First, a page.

Pubdate: Mon 26 July, 1999 
Source: Legal Times
Copyright: 1999 Legal Times
Author: Henry Cohen


To the editor:

Stuart Taylor Jr.'s "Casualties of the Drug War" "Points of View, "
July 19, 1999, Page 18 , makes an eloquent case for eliminating
mandatory minimum sentences for drug offenders. He fails to notice,
however, that his excellent arguments also make the case for ending
drug prohibition. If it is wrong to impose on someone a mandatory
10-year sentence for a nonviolent, victimless crime, then it is
proportionately wrong to impose a lesser non-mandatory sentence.

The vast majority of murders and other felonies in the United States
are caused by the drug laws, not by drugs. Ending drug prohibition
would cause the price of drugs to plummet, eliminating the need for
addicts to commit crimes to pay for them, and eliminating the black
market that leads to innocent bystanders getting shot in the inner
city, not to mention impure drugs and needles being shared.

As it seems that people who want drugs can get them, and will continue
to be able to get them no matter how much money we waste on the drug
war, it seems unlikely that making drugs freely available would
significantly increase the number of addicts. If we truly wanted to
reduce the number of drug addicts, we would use the money we waste on
the drug war to reduce class sizes in the public schools.

If ending drug prohibition did increase the number of addicts, at
least the people who choose to use drugs would be hurting only
themselves, and would not, in order to support their habits, have to
make the rest of us crime victims. And it would be preferable for
addicts to hurt themselves than to have the government ruin their
lives--usually more thoroughly than drugs do-- through drug
prohibition. Many addicts, with a regular supply of drugs, regulated
by the government for purity, and with clean needles, could function
in society, holding down jobs and paying taxes, and not spreading
AIDS. With drug prohibition, however, we spend about $30,000 per year
to keep an addict in prison, where addicts learn to become real
criminals. We burden them with criminal records, which helps make them
unemployable when they are released, which, in turn, gives them an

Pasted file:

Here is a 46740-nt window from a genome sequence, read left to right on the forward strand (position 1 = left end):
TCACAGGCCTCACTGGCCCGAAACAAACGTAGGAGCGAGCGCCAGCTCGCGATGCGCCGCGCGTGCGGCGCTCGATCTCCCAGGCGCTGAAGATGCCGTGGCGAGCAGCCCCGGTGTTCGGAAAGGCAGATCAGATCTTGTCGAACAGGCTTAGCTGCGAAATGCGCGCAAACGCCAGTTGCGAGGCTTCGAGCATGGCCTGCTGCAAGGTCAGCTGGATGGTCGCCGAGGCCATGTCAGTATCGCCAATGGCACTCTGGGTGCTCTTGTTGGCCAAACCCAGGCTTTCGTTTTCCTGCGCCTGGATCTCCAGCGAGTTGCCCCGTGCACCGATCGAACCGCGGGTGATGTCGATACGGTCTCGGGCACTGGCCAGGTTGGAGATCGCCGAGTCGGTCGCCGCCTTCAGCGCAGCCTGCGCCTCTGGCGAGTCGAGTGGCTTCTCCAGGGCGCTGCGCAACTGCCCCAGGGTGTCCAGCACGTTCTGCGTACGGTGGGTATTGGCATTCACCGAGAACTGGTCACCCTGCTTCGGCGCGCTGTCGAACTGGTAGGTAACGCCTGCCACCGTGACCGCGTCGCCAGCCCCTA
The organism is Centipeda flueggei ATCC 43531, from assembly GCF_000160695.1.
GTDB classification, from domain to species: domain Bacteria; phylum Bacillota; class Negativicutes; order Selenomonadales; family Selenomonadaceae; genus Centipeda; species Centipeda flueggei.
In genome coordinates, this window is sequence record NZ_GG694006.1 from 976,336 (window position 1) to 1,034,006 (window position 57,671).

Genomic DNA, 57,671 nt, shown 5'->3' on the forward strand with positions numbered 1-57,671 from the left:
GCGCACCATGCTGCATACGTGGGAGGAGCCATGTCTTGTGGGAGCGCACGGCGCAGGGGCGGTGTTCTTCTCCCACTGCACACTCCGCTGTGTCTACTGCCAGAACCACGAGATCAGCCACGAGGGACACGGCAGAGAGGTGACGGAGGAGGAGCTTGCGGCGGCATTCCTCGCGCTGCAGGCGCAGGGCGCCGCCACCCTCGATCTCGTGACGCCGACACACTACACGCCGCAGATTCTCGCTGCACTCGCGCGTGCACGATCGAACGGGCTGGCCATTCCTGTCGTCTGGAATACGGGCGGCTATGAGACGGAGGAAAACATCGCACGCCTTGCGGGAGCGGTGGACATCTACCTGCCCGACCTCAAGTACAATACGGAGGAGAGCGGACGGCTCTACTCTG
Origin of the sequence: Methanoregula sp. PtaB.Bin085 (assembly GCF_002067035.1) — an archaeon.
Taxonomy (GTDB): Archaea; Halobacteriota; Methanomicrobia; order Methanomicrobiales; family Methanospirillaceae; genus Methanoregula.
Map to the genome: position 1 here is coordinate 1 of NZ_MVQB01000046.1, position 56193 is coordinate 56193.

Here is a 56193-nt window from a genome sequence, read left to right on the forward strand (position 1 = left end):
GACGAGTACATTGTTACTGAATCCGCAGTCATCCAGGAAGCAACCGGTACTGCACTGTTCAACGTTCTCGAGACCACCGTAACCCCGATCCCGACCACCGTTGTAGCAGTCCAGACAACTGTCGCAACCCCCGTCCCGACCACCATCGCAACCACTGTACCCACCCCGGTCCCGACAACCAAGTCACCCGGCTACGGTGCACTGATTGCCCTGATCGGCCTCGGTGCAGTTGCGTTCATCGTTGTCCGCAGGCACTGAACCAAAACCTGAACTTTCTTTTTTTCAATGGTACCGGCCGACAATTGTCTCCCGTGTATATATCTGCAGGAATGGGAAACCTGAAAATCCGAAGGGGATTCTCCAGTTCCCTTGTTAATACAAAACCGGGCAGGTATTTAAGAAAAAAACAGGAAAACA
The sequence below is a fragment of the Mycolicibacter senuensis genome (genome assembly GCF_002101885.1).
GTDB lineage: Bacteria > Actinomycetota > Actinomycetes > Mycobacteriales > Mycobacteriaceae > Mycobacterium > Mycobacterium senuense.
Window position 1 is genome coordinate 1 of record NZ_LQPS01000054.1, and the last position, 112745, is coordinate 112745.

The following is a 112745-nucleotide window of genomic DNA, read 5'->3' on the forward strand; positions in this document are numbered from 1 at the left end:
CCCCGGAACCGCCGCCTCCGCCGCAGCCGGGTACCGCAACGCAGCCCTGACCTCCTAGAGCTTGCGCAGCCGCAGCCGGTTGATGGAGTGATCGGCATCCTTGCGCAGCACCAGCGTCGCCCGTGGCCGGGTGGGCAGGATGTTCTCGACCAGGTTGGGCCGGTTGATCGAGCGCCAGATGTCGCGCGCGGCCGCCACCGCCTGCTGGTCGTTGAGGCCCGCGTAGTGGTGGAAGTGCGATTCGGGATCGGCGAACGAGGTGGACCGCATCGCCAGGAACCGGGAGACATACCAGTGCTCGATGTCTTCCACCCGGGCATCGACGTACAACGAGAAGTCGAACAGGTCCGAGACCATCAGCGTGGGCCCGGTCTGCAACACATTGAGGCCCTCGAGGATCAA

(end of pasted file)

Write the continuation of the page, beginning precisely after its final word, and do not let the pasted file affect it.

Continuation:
incentive to put their new criminal skills to use until we lock them
up again.

There is another reason to end drug prohibition. If we have a
constitutional right to use condoms and to have abortions, then surely
we have a constitutional right to ingest whatever plants we wish.
There is no intellectually honest way not to apply Griswold v.
Connecticut and its progeny to encompass the right to use drugs. If
the government has the power to lock us up for using drugs of which it
disapproves, then it has the power to lock us up for any bad habit or
dangerous activity. It would have the power to regiment virtually
every moment of our personal lives, directing us, upon threat of
imprisonment, not to smoke or drink, not to skip breakfast (and what
to eat), when to carry an umbrella or wear a scarf, not to ski or fly
small planes, or anything else it deemed bad for us (except matters
protected by the First Amendment).

Why do we tolerate such an intrusion in the area of drugs that we
would not tolerate with respect to other bad habits? The answer is
simply that the victims of drug prohibition are predominantly black.
It is not conscious racism at work, but rather a failure to recognize
that inner-city drug addicts are human beings and deserve respect as
such, and that many of us who did not grow up in the inner city would
have become addicts if we had. In the end, drug prohibition is the
product of arrogance.

Baltimore, Md.

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